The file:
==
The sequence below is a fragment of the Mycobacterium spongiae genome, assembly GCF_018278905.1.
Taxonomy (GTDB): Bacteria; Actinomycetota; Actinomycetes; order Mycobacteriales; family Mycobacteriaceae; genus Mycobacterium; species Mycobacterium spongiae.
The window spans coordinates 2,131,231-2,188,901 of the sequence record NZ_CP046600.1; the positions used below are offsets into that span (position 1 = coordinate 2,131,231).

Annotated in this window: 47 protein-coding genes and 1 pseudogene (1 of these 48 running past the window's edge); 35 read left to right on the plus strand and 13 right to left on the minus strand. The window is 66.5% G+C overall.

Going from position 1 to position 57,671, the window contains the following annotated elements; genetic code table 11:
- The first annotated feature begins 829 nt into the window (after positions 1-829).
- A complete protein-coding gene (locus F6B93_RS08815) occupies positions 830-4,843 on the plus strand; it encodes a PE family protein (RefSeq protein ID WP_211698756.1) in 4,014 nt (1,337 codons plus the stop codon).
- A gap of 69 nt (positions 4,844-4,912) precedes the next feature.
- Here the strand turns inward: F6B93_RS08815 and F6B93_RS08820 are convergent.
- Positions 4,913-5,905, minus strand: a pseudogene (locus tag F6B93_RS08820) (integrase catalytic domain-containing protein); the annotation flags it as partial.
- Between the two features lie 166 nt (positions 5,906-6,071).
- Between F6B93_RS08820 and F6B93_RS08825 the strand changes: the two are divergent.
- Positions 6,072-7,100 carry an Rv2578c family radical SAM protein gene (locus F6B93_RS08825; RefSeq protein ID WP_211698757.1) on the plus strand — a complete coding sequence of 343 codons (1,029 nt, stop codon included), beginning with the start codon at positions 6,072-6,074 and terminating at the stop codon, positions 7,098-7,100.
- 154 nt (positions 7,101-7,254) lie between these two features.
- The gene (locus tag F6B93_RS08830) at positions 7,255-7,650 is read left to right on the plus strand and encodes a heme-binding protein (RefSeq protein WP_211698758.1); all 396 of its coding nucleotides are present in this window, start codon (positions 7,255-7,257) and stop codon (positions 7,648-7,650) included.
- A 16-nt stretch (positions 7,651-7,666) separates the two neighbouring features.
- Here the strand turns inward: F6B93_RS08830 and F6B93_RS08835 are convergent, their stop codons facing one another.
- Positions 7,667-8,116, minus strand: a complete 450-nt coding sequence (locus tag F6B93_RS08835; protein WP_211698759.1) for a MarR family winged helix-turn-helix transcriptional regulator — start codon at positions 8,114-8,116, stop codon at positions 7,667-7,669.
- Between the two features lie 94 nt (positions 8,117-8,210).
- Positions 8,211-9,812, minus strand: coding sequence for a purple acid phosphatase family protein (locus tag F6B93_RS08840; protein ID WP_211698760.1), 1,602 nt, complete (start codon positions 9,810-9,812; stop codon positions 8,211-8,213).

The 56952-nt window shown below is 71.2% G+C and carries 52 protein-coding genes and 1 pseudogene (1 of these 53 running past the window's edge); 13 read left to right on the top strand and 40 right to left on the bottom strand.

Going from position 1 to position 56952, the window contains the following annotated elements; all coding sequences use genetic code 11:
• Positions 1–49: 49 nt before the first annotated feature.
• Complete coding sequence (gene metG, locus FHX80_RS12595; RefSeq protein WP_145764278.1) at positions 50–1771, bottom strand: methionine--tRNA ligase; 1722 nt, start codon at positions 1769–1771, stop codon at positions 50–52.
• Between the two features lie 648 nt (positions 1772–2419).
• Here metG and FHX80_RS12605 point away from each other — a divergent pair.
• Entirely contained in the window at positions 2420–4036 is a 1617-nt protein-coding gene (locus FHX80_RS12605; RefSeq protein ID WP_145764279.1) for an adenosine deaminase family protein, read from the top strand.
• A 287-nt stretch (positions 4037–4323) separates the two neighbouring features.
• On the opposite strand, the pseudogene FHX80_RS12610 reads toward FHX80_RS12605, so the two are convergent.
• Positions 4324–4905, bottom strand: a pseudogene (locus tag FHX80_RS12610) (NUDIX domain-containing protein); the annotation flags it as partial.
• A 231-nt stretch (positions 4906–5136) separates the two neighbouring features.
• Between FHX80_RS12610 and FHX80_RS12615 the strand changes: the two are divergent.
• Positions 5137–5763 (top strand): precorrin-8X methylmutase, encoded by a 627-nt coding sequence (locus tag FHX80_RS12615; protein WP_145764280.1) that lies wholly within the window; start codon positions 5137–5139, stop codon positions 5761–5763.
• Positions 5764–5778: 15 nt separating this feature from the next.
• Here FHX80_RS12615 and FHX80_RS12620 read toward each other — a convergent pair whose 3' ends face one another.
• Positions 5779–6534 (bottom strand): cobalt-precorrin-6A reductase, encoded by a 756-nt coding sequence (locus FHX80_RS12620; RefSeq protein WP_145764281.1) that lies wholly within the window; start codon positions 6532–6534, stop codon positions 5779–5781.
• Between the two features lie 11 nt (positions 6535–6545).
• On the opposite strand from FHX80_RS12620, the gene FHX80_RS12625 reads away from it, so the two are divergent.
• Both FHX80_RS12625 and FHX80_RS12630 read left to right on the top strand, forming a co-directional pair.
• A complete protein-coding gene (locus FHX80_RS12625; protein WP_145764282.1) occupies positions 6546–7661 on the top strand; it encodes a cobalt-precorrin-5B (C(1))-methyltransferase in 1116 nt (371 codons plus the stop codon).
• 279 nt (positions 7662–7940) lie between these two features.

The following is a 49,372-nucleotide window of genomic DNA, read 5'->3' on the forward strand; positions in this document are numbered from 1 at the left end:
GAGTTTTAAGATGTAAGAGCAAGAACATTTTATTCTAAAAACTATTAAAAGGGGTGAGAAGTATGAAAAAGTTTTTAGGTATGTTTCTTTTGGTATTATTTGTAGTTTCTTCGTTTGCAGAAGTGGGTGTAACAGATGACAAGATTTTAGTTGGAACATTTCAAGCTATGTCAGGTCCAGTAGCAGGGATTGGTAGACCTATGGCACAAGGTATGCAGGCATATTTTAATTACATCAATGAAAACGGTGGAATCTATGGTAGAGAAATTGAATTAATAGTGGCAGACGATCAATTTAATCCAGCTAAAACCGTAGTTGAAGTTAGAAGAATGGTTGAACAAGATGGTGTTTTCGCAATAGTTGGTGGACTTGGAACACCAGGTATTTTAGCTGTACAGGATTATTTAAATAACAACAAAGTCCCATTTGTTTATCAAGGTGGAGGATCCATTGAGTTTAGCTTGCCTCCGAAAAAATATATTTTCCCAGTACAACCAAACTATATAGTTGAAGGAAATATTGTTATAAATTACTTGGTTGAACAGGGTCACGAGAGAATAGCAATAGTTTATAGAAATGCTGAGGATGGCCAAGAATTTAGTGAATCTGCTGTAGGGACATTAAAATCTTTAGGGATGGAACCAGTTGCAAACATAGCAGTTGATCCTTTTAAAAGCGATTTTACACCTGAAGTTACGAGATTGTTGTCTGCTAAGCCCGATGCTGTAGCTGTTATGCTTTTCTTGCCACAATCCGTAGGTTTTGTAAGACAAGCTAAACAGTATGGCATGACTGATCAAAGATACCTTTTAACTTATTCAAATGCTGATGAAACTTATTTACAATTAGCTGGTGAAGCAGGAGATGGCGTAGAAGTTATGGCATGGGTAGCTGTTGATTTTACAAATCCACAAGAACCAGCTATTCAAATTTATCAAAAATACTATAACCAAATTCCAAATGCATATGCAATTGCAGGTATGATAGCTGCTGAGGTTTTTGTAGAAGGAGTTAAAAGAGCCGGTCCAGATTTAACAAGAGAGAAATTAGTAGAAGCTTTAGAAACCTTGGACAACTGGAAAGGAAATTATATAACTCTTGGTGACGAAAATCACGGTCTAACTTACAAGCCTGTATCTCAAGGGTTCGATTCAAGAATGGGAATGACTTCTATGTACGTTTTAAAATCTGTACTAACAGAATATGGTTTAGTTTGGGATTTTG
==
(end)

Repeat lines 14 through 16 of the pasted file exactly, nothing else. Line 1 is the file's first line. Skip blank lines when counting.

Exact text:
- 154 nt (positions 7,101-7,254) lie between these two features.
- The gene (locus tag F6B93_RS08830) at positions 7,255-7,650 is read left to right on the plus strand and encodes a heme-binding protein (RefSeq protein WP_211698758.1); all 396 of its coding nucleotides are present in this window, start codon (positions 7,255-7,257) and stop codon (positions 7,648-7,650) included.
- A 16-nt stretch (positions 7,651-7,666) separates the two neighbouring features.